Title: A Speed-of-Light Internet Service Provider
A variety of network applications, including electronic commerce and games, are either enabled by or benefit greatly from low latency communications. Studies have shown, however, that over medium and long distances the time to send a packet from one city to another on the public Internet is typically more than three times larger than the lower bound implied by the speed of light in free space. Hence for applications like high-frequency trading, where the winner of a communications race receives all the benefits, special purpose networks have been deployed. For example, between New Jersey and Chicago a succession of networks has been deployed, first fiber-based and then microwave-based, with each network reducing latency by a fraction of a millisecond over the previous. This talk explores the possibility of using the same radio technology to build a network backbone spanning the 120 largest population centers in the United States. The design places radios on existing towers, using topographic maps to ensure line-of-sight connectivity between towers. The impact of weather on the network is evaluated using historical weather data. Our analysis suggests that it should be possible to achieve mean speeds of over 95% of the speed of light over medium and long distances at a transmission cost of under $1 per GB.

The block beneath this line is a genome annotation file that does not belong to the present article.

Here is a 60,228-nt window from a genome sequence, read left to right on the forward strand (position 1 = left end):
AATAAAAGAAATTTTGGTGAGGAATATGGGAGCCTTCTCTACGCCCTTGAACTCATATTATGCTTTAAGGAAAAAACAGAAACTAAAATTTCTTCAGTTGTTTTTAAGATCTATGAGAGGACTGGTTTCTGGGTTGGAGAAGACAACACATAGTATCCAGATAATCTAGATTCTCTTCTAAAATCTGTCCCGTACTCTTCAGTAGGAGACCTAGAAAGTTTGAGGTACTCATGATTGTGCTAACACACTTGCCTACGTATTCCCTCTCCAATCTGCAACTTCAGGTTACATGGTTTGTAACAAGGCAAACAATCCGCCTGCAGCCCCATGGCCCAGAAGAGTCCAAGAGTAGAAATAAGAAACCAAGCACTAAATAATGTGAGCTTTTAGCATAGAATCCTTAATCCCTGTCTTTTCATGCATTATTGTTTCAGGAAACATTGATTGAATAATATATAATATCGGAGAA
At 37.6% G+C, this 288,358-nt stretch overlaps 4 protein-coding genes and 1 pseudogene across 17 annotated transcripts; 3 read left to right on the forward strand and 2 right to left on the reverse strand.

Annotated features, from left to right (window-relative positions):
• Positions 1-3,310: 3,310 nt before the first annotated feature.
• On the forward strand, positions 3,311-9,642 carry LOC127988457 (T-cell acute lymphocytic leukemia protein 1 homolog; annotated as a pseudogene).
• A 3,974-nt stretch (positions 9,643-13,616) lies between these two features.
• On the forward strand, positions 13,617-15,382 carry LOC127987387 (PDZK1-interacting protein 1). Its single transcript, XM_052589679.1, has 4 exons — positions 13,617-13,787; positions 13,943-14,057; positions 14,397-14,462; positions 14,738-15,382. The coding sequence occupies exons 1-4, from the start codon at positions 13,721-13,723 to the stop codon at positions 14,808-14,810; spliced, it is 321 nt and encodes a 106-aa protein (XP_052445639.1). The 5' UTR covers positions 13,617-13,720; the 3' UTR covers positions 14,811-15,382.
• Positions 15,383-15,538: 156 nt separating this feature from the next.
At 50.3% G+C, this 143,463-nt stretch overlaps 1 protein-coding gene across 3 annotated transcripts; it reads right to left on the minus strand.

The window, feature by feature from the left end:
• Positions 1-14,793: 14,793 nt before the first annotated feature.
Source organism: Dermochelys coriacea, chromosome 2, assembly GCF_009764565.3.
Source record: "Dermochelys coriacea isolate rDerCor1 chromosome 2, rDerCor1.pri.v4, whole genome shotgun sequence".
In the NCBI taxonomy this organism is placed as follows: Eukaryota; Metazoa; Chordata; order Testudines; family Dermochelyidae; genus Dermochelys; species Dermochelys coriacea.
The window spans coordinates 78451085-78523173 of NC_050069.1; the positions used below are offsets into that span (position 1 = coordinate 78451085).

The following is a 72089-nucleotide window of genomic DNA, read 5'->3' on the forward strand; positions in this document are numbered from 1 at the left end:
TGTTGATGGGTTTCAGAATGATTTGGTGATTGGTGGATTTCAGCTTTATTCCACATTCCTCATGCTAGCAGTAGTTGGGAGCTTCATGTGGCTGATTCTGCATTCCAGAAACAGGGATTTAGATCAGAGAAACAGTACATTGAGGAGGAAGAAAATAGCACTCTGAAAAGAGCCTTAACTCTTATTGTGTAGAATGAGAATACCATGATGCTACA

Joint work with Sangeetha A. J., Anthony Aquirre, Waqar Aqeel, Nadi Bozkurt, Bala Chandrasekaran, Brighten Godfrey, Greg Laughlin, Ankit Singla, and Muhammad Tirmazi.
Bio: Bruce Maggs received the S.B., S.M., and Ph.D. degrees in computer science from the Massachusetts Institute of Technology in 1985, 1986, and 1989, respectively. His advisor was Charles Leiserson. After spending one year as a Postdoctoral Associate at MIT, he worked as a Research Scientist at NEC Research Institute in Princeton from 1990 to 1993. In 1994, he moved to Carnegie Mellon, where he stayed until joining Duke University in 2009 as a Professor in the Department of Computer Science. While on a two-year leave-of-absence from Carnegie Mellon, Maggs was a founding employee of Akamai Technologies, serving as its first Vice President for Research and Development. In 2018 he was part of a large team that received the inaugural SIGCOMM Networking Systems Award for the Akamai CDN, and was named an ACM Fellow.